Afghan Security Forces: High Death Toll; US Diplomat to India to Smooth Ties; Militant Group Claims Islamabad Attack
A statement released Sunday by President Hamid Karzai's cabinet put the total number of Afghan soldiers and police officers killed during the war at just over 13,000, far more than previously known (NYT). According to the newly released numbers, the Afghan death toll is four times higher than that of the international coalition, which has lost 3,425 soldiers during the 13-year conflict. The numbers also showed that more clashes have taken place in the past three years as Afghan forces took over a larger share of the responsibility for the security of the country.
In the past, Afghan ministries had released incomplete death toll counts and had stopped releasing any at all for the past year or so. Just last month, Afghanistan Ministry of Defense spokesman Gen. Zaher Azimi declined to share the casualty count with the media following the attack on 21 Afghan police officers by the Taliban. It's unclear why the cabinet decided to release the numbers now, but the release coincides with Karzai's first U.S. newspaper interview in two years published on Sunday, during which he told the Washington Post he was angry with the U.S. and that "Afghans died in a war that's not ours" (Post).
Former TTP faction claims responsibility for court attack
A former Tehreek-e-Taliban (TTP) faction, Ahrar-ul-Hind, has claimed responsibility for the attack on Pakistan's capital court complex on Monday morning (Post, NYT, DAWN, ET, BBC). The attack, which began at 8:30 a.m. and lasted 45- minutes, involved men described as "professional terrorists" by the police entering one of Pakistan's safest and most heavily guarded areas and gunning down a district court judge, at least three lawyers, and the chief constable. It ended when the gunmen blew themselves up in front of a courtroom. It was the deadliest attack in Islamabad in five years.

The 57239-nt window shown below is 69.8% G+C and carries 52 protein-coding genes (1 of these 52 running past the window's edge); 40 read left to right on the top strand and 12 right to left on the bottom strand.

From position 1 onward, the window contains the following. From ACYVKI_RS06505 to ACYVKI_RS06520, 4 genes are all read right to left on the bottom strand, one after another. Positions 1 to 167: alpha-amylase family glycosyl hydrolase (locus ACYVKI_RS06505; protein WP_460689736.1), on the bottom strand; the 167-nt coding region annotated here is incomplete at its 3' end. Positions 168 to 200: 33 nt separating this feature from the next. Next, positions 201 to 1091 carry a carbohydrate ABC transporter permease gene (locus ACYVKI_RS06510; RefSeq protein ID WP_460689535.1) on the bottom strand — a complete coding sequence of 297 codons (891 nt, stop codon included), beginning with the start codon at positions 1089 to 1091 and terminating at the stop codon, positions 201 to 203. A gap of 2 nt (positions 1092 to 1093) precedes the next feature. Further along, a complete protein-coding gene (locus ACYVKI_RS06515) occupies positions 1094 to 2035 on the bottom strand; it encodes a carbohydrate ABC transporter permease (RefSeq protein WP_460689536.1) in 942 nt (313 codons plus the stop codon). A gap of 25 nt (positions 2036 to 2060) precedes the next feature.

The spokesman for Ahrar-ul-Hind said that it had carried out the attack to show its displeasure with the cease-fire agreement between the TTP and the Pakistani government that had been reached just hours before. "We will carry on attacks on urban areas, police and markets until there is a complete imposition of sharia law," the spokesman said. But the TTP, who has declared a ceasefire in order to engage in peace talks and denied involvement in the attack, also said they "bound to follow Sharia and are struggling for Sharia" but that they "consider violation of the ceasefire contrary to Sharia and [hence] forbidden," according to a spokesman.
Meeting to discuss peace talks
Prime Minister Nawaz Sharif is meeting with the committee negotiating with the TTP on Tuesday to discuss the situation following the ceasefire declaration from both sides and in wake of the attack on the court house in Islamabad (DAWN, Business Standard). He is expected to direct the four-member committee on how to proceed in light of this most recent attack. Approximately 110 people have been killed in militant attacks since Sharif announced the peace dialogue between the TTP and Pakistani government in January (DAWN).
Football for all
FIFA, the governing body for football across the world, announced on Saturday that they would authorize the wearing of head coverings for religious purposes during matches (Gulf News, AFP). The decision will allow women who wear a veil and men who wear a turban in their daily lives to partake in matches. Afghan and Pakistani sports officials were quick to laud the decision; the senior official in the Afghanistan football federation said that the decision "shows respect to the culture and religion of others." Pakistan currently has 22 women's football clubs with around 400 players, although male spectators unaccompanied by female relatives are not allowed to enter stadiums to watch the games. Bonus Read: "Fighting the Good Fight for Women's Rights in Afghanistan," Khorshied Samad, (South Asia).
U.S. diplomat travels to India to patch ties